In their book, he and Hall trade off chapters telling their life stories until they meet and become unlikely friends, both loving Deborah through the 19 months of her illness and death in 2000. The amazing thing is that, afterward, Ron invites Denver to live with him in the family home until his own death 12 years later. He becomes a surrogate uncle to Carson’s and Regan’s children. His faith in Jesus and in the potential of people to love one another encourages him to become a motivational speaker.
A Story of Redemption
“There was no reason for me to be friends with Denver because my heart was not in the right place,” Hall tells St. Anthony Messenger. “It was through Deborah’s encouragement that I got involved in the mission and the people who came there to eat, find clothing, and use the services provided. This is a story about redemption. It’s hard to watch the arrogant, judgmental person I once was. And, yes, I think Greg Kinnear does a very good job playing me.”
“Working with an excellent cast and crew to help tell the story of Ron’s challenging journey was a creative joy,” Kinnear says about playing Hall. Hall is now remarried and says, “I never thought I could find a woman who could live with a man who spent all day talking about his deceased wife. But I found Beth, a woman who loved the story so much, she picked up Debbie’s torch and now runs the new Same Kind of Different As Me Foundation, which raises money, food, and services for the homeless.” They live and work in Dallas.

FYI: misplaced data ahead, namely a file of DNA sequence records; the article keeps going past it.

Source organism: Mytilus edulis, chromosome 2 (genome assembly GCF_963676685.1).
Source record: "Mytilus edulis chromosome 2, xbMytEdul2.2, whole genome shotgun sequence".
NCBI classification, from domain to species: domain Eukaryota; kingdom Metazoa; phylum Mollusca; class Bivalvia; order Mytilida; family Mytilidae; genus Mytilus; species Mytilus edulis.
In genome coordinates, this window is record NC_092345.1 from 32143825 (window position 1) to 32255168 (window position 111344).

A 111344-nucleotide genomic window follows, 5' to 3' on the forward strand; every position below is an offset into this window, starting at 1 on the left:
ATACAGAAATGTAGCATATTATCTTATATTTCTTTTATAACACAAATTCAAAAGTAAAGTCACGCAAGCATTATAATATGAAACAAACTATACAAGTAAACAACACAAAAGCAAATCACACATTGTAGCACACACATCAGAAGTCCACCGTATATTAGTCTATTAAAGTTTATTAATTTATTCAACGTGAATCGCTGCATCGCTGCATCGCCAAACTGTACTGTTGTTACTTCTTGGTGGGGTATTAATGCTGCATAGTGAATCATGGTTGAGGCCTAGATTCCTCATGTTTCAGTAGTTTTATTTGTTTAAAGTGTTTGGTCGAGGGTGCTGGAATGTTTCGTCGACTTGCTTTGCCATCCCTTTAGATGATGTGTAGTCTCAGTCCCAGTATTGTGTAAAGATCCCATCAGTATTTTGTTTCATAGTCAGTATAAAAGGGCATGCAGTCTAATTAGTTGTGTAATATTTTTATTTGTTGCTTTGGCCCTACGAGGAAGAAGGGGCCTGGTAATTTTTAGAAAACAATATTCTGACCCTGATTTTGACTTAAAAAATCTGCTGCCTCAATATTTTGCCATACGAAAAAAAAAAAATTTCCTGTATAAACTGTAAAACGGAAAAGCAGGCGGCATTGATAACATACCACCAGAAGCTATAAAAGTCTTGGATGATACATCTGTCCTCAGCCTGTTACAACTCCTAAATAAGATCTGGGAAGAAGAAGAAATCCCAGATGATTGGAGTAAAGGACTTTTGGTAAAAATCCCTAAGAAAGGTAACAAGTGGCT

Oscar-winner Jon Voight plays Hall’s estranged and bitter father, Earl, who was, as he describes him, a “racist and an alcoholic.” Hall praises Voight’s performance nonetheless: “Voight played my father so well I thought he had come back from the grave.”
It was through the help of Denver that Hall could rebuild what was broken. “It was Denver who forced me to go back and repair that relationship with my father,” he says. “I carried a lifetime of bitterness and anger in me because of how my father had treated me. He was 90 when I began spending time with him, and I found out so much I had not known. He was so wounded and scarred from World War II. He had been forced to kill so many people in battle in the Philippines. He came back with wounds you couldn’t see. Denver told me, ‘Mr. Ron, sometimes you just got to bless the hell out of people.’ So I blessed my father, and he reconciled with God before he died. I credit Denver with this.
“Denver was more than a homeless man. Hopefully through Djimon Hounsou’s portrayal, he will be an inspiration to change many people. You never know whom God is going to send and place in your life who will bring you to salvation. This is who Denver was for me.”
Renée Zellweger, also an Oscar winner, is thrilled to be a part of the story. “I’m honored to share in telling Debbie’s story and to be part of this beautiful effort to perpetuate the legacy of her work,” she says.
Oscar-nominated actor Hounsou was homeless for a time in Paris, so the role of Denver resonated with him, according to Hall.